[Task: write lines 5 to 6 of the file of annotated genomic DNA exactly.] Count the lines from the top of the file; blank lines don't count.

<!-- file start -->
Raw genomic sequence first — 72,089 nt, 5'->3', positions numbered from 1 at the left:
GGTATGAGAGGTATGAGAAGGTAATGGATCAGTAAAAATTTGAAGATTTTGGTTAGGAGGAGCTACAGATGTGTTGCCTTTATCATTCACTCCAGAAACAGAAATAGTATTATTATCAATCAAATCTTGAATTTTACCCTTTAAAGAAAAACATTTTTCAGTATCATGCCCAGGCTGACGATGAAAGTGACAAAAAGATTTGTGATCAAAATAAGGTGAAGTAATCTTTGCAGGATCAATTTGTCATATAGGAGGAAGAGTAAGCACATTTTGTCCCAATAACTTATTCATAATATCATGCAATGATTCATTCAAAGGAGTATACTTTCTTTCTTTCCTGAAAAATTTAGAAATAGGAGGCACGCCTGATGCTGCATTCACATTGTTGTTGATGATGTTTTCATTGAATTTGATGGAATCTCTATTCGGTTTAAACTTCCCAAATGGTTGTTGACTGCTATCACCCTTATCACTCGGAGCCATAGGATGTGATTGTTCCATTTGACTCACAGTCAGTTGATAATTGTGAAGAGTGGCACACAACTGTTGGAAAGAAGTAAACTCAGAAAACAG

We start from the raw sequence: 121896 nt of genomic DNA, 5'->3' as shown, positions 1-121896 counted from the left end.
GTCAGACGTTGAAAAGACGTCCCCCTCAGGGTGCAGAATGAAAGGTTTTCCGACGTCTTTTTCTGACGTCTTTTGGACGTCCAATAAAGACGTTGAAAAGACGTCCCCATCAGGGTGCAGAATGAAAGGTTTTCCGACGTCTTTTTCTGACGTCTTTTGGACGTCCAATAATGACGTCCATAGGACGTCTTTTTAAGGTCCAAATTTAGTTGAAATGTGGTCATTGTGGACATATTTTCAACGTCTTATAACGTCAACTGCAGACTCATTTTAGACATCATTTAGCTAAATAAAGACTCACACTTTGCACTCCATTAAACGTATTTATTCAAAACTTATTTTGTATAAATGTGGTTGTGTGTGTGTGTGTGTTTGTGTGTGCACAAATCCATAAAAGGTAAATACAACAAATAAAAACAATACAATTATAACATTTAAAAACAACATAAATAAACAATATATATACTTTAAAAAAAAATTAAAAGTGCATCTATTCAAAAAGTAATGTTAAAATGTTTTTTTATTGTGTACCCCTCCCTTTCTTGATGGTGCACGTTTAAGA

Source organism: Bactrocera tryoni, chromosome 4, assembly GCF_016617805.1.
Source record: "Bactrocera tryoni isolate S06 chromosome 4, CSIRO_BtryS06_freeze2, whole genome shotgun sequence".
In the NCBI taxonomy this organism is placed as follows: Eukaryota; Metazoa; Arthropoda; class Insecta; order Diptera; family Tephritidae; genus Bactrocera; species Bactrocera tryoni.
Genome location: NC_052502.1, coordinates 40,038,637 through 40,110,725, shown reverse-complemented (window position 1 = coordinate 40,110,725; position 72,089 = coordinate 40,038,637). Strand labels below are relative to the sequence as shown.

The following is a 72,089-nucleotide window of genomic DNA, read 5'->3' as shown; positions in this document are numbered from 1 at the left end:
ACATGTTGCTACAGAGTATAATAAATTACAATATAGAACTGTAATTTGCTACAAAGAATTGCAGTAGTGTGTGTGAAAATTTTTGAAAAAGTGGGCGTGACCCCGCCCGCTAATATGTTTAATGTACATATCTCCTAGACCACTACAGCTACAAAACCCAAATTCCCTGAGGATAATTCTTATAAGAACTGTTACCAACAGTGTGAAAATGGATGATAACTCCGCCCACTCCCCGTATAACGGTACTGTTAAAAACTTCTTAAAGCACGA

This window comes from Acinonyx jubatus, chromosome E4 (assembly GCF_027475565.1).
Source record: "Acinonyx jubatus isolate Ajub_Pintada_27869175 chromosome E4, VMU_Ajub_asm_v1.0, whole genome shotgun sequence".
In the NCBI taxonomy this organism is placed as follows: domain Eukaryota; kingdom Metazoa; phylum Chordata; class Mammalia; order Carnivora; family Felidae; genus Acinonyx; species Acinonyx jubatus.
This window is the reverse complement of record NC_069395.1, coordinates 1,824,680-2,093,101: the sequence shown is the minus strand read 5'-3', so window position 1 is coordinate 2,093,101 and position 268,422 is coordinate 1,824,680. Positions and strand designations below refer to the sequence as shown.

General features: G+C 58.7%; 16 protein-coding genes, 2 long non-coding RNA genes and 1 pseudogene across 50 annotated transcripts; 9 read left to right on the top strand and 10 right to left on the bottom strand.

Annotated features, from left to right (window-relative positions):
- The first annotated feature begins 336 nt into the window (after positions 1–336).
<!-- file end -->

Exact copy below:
Source organism: Bactrocera tryoni, chromosome 4, assembly GCF_016617805.1.
Source record: "Bactrocera tryoni isolate S06 chromosome 4, CSIRO_BtryS06_freeze2, whole genome shotgun sequence".